by Doug Moore


You may know of Murmur drummer Charlie Werber through his work with fellow Chicago weirdos Guzzlemug and Surachai -- dude is a freakish talent with a totally distinctive style, which is a true rarity among drummers. Murmur's self-titled second album is more than a showcase for his considerable talents, though -- it's also a thrilling (and super weird) fusion of '70s prog rock (the King Crimson kind, not the Yes kind), black metal, and free jazz/noise.

We've debuted a song from Murmur on Invisible Oranges (streaming below). From our writeup:

Formerly a black metal band with noise tendencies, they're now so weird that I'm not sure what to call them. The black metal and noise elements are still there, but they now share space with a great deal of dark '70s prog rock influence. (They cover King Crimson's "Lark's Tongues in Aspic" at the end of the album.) This set of descriptors implies that Murmur might sound something like Oranssi Pazuzu, who also put out a great album last year. But Murmur are grittier and far less predictable. There's no telling where their songs will go next. "Songs" isn't really the right word anyway; the vocals play a relatively minor role, and Murmur build their tracks around dramatic dynamics rather than identifiable structure. Each is a through-composed labyrinth.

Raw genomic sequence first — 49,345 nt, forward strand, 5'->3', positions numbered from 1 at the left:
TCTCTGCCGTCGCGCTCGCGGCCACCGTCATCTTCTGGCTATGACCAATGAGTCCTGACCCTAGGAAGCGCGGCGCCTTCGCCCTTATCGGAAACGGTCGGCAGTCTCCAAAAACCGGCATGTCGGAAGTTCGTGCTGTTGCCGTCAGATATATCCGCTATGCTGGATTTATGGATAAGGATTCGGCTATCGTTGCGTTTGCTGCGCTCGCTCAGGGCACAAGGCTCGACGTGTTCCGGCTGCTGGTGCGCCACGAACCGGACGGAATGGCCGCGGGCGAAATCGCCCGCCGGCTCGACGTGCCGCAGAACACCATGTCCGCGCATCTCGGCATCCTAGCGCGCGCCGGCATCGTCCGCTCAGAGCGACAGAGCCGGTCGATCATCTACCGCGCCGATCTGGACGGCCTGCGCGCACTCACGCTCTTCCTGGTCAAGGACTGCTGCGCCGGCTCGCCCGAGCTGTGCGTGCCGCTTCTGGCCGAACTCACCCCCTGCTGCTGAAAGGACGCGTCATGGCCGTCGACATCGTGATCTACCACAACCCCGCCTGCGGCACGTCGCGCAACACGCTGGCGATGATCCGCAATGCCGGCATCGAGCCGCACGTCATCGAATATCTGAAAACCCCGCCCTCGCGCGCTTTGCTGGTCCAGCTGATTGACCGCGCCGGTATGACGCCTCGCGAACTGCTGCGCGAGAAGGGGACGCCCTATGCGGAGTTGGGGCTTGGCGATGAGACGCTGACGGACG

Read the whole thing on IO.

Murmur will come out via Season of Mist on January 21 in North America and on January 17 elsewhere. Stream "Bull of Crete," its second track, below.


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